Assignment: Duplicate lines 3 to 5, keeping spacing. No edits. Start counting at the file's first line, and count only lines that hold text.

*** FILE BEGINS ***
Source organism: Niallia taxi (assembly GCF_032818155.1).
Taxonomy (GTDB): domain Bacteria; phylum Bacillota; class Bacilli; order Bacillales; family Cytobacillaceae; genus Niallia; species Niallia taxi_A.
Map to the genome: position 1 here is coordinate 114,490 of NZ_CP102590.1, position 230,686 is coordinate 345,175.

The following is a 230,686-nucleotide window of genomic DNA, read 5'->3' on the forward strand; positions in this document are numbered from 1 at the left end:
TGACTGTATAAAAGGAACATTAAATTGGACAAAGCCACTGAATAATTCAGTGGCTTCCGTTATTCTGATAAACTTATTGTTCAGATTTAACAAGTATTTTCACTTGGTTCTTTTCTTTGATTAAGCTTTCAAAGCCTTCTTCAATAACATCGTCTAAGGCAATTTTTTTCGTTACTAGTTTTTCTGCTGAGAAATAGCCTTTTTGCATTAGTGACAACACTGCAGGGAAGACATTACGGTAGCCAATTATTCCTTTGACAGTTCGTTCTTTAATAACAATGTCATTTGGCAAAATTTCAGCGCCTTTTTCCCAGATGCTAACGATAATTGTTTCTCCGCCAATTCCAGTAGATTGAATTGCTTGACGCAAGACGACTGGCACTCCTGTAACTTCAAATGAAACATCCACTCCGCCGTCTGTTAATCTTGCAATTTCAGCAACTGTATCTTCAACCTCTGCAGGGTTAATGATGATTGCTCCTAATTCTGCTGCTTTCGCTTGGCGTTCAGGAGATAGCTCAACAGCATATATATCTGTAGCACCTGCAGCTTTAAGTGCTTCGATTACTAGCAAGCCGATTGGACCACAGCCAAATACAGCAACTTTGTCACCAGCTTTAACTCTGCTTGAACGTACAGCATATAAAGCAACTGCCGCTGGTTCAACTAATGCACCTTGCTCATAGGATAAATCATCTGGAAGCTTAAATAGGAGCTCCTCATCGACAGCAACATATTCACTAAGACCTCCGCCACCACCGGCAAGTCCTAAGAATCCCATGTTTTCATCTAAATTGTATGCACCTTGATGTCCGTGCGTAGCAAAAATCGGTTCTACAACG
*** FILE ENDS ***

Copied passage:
Map to the genome: position 1 here is coordinate 114,490 of NZ_CP102590.1, position 230,686 is coordinate 345,175.

The following is a 230,686-nucleotide window of genomic DNA, read 5'->3' on the forward strand; positions in this document are numbered from 1 at the left end:
TGACTGTATAAAAGGAACATTAAATTGGACAAAGCCACTGAATAATTCAGTGGCTTCCGTTATTCTGATAAACTTATTGTTCAGATTTAACAAGTATTTTCACTTGGTTCTTTTCTTTGATTAAGCTTTCAAAGCCTTCTTCAATAACATCGTCTAAGGCAATTTTTTTCGTTACTAGTTTTTCTGCTGAGAAATAGCCTTTTTGCATTAGTGACAACACTGCAGGGAAGACATTACGGTAGCCAATTATTCCTTTGACAGTTCGTTCTTTAATAACAATGTCATTTGGCAAAATTTCAGCGCCTTTTTCCCAGATGCTAACGATAATTGTTTCTCCGCCAATTCCAGTAGATTGAATTGCTTGACGCAAGACGACTGGCACTCCTGTAACTTCAAATGAAACATCCACTCCGCCGTCTGTTAATCTTGCAATTTCAGCAACTGTATCTTCAACCTCTGCAGGGTTAATGATGATTGCTCCTAATTCTGCTGCTTTCGCTTGGCGTTCAGGAGATAGCTCAACAGCATATATATCTGTAGCACCTGCAGCTTTAAGTGCTTCGATTACTAGCAAGCCGATTGGACCACAGCCAAATACAGCAACTTTGTCACCAGCTTTAACTCTGCTTGAACGTACAGCATATAAAGCAACTGCCGCTGGTTCAACTAATGCACCTTGCTCATAGGATAAATCATCTGGAAGCTTAAATAGGAGCTCCTCATCGACAGCAACATATTCACTAAGACCTCCGCCACCACCGGCAAGTCCTAAGAATCCCATGTTTTCATCTAAATTGTATGCACCTTGATGTCCGTGCGTAGCAAAAATCGGTTCTACAACG